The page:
OLD LYME, Conn. (WTNH)– Living along Black Hall Pond has changed quite a bit recently for one resident who has done a lot to protect his property along the water.
“I drove it down here and set those poles with a back hoe. I can’t even walk down there now never mind a backhoe.”
Dave Berggren has lived on the Old Lyme pond for fifty years and never had a flooding problem until some beavers moved in two years ago.
Much of his grass has now been replaced by invasive weeds and his septic system is compromised.
“It can’t really leach down because the water is backing the other way up,” said Berggren.
A corner of his house is settling into the soft ground.
“So if you walk into that room all of a sudden you’re going down hill,” explained Berggren.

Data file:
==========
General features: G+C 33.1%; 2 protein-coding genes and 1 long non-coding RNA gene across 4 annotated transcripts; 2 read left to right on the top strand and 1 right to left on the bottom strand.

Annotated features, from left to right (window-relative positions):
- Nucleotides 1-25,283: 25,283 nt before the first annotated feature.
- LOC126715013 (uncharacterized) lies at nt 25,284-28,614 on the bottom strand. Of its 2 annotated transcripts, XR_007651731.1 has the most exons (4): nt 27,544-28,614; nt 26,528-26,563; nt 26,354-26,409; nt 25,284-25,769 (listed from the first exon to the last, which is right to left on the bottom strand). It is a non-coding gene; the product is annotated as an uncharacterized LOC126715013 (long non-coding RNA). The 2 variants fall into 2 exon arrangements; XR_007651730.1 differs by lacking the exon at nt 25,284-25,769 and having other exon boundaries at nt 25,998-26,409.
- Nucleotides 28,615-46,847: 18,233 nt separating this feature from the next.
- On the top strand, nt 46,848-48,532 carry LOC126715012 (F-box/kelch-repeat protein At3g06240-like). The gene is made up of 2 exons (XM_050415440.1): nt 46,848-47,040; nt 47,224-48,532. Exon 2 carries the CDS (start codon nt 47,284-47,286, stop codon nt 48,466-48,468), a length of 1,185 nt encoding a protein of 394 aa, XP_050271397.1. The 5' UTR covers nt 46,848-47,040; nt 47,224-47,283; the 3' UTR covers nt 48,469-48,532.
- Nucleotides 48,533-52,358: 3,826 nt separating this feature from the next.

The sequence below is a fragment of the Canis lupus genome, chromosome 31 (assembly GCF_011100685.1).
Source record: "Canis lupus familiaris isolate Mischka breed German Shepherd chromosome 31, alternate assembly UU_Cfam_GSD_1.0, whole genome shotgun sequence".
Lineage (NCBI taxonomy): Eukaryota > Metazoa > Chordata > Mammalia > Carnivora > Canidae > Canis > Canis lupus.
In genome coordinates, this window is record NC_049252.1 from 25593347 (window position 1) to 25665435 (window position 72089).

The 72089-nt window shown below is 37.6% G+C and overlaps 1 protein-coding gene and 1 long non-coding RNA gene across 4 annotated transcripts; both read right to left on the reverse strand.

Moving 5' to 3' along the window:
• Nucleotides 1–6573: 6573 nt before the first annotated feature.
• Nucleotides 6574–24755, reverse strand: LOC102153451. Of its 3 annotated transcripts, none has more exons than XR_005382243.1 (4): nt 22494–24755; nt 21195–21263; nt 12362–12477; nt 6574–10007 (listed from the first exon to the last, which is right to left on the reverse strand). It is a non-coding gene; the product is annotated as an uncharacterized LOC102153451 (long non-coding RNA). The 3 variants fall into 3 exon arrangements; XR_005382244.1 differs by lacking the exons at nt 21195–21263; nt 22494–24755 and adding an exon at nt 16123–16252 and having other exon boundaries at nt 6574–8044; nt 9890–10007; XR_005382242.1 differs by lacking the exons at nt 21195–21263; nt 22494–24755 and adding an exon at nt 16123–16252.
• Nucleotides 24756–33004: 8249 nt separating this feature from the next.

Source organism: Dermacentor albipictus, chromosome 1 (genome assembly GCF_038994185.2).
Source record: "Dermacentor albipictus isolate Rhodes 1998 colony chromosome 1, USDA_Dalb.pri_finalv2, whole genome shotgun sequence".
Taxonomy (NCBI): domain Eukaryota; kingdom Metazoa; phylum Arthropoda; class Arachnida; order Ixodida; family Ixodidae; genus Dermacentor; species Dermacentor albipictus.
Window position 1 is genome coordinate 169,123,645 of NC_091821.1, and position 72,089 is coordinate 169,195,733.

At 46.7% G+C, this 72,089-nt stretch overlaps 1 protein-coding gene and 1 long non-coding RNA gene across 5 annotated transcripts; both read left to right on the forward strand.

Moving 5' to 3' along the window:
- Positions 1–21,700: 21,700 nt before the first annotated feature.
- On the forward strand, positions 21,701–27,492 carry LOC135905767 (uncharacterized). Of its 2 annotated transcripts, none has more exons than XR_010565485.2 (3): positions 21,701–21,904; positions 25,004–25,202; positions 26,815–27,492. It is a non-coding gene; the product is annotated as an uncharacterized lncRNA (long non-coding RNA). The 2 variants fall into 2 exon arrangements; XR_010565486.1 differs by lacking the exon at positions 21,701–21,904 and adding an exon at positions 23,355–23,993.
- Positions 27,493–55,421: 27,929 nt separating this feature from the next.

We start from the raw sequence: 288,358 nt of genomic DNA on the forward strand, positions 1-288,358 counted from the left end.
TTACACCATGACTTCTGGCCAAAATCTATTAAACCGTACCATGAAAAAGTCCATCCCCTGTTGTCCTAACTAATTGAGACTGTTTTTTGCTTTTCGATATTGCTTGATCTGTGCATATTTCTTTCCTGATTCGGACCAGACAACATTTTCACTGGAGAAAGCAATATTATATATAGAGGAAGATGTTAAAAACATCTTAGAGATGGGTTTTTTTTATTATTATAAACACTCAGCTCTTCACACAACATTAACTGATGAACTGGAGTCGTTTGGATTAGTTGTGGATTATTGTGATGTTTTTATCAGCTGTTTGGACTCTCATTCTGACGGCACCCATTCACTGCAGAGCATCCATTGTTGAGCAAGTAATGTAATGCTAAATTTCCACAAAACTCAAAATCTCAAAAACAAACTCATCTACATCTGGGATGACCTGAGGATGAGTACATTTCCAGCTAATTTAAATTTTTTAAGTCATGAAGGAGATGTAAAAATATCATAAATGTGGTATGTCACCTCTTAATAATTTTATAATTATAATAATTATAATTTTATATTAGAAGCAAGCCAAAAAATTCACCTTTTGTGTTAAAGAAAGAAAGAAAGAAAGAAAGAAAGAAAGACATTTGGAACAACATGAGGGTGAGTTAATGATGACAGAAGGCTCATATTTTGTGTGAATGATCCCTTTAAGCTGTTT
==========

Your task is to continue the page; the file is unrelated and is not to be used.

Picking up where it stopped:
“The beavers actually came this far up from the pond and chewed large sections of the branches off,” said neighbor Rick Humpage.
He says the beavers have built dams on the Black Hall River and the creek at the other end of the spring fed pond so water can no longer freely flow away from their homes.
“You go talk to DEEP and DEEP says go talk to the town and we’re back and forth back and forth,” said Humpage.
News8 contacted the town and the CT Department of Energy and Environmental Protection to see if there is help for these folks. In the meantime Berggren has taken matters into his own hands by removing the biggest dam.
“Every other day I’d go in and tear it out,” said Berggren. “Every other day is how long it takes for them to start putting it back.”
Berggren carries a kayak into the woods to get to the dams. He then paddles up to the newer dams and uses a hook to tear them apart.
“The gush of water that came down through there you wouldn’t believe,” said Berggren.
Temporary relief but they want a permanent solution. Berggren did get a permit to trap the beavers which are quite busy.
“Plus the fact that their teeth never stop growing,” said Berggren.
The trapper didn’t show up and his permit expired.